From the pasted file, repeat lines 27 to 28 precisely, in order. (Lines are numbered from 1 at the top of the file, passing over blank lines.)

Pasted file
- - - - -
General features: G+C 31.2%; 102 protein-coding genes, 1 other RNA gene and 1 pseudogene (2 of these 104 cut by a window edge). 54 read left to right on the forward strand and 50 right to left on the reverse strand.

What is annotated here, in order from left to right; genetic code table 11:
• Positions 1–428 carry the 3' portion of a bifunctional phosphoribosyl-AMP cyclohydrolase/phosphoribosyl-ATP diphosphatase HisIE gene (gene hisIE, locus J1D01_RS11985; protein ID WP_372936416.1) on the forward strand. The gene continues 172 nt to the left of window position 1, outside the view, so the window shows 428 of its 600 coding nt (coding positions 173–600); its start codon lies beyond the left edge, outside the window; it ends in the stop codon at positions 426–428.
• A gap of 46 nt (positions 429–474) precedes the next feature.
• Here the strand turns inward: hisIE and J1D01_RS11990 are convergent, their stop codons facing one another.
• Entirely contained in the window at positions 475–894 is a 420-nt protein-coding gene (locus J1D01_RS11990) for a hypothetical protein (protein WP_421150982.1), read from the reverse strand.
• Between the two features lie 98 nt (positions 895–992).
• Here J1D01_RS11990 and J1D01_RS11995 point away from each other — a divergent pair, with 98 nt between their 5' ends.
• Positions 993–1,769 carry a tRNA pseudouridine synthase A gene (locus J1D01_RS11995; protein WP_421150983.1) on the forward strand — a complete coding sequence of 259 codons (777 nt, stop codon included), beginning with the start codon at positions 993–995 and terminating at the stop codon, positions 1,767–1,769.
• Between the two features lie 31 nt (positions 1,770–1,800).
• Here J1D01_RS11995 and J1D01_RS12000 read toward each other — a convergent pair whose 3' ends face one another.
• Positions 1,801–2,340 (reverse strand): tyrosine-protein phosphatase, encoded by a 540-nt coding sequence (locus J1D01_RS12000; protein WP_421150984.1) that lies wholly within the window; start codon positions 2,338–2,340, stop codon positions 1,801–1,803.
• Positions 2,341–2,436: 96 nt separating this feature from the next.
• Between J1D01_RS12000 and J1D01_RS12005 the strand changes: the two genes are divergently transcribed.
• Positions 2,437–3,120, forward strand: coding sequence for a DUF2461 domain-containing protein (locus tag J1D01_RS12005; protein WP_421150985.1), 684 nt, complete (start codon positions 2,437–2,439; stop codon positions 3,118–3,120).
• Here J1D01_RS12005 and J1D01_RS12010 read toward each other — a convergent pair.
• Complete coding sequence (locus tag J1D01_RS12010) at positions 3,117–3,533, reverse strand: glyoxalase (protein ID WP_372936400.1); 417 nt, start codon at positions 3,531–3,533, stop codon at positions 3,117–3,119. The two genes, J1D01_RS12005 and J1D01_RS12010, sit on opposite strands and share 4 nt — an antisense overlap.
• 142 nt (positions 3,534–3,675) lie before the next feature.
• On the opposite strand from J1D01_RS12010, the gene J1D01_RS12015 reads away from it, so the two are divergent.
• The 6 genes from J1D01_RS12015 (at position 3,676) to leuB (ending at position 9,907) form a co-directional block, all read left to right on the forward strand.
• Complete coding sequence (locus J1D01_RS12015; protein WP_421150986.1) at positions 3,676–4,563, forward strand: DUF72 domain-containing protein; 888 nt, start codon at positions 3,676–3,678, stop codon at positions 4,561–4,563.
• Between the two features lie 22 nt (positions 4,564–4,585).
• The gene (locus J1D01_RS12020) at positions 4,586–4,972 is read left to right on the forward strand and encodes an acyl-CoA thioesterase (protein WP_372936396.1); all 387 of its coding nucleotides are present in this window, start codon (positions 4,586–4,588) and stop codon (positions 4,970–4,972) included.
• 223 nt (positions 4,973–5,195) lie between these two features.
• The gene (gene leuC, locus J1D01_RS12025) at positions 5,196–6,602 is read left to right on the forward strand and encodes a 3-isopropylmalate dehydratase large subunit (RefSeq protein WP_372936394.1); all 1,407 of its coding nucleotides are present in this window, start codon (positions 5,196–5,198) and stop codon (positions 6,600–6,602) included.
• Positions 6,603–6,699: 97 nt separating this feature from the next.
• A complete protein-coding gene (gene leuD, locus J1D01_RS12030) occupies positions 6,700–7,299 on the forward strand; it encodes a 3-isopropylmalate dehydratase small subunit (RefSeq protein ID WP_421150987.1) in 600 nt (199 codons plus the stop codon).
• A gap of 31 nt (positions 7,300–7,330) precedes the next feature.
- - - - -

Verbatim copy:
• A complete protein-coding gene (gene leuD, locus J1D01_RS12030) occupies positions 6,700–7,299 on the forward strand; it encodes a 3-isopropylmalate dehydratase small subunit (RefSeq protein ID WP_421150987.1) in 600 nt (199 codons plus the stop codon).
• A gap of 31 nt (positions 7,300–7,330) precedes the next feature.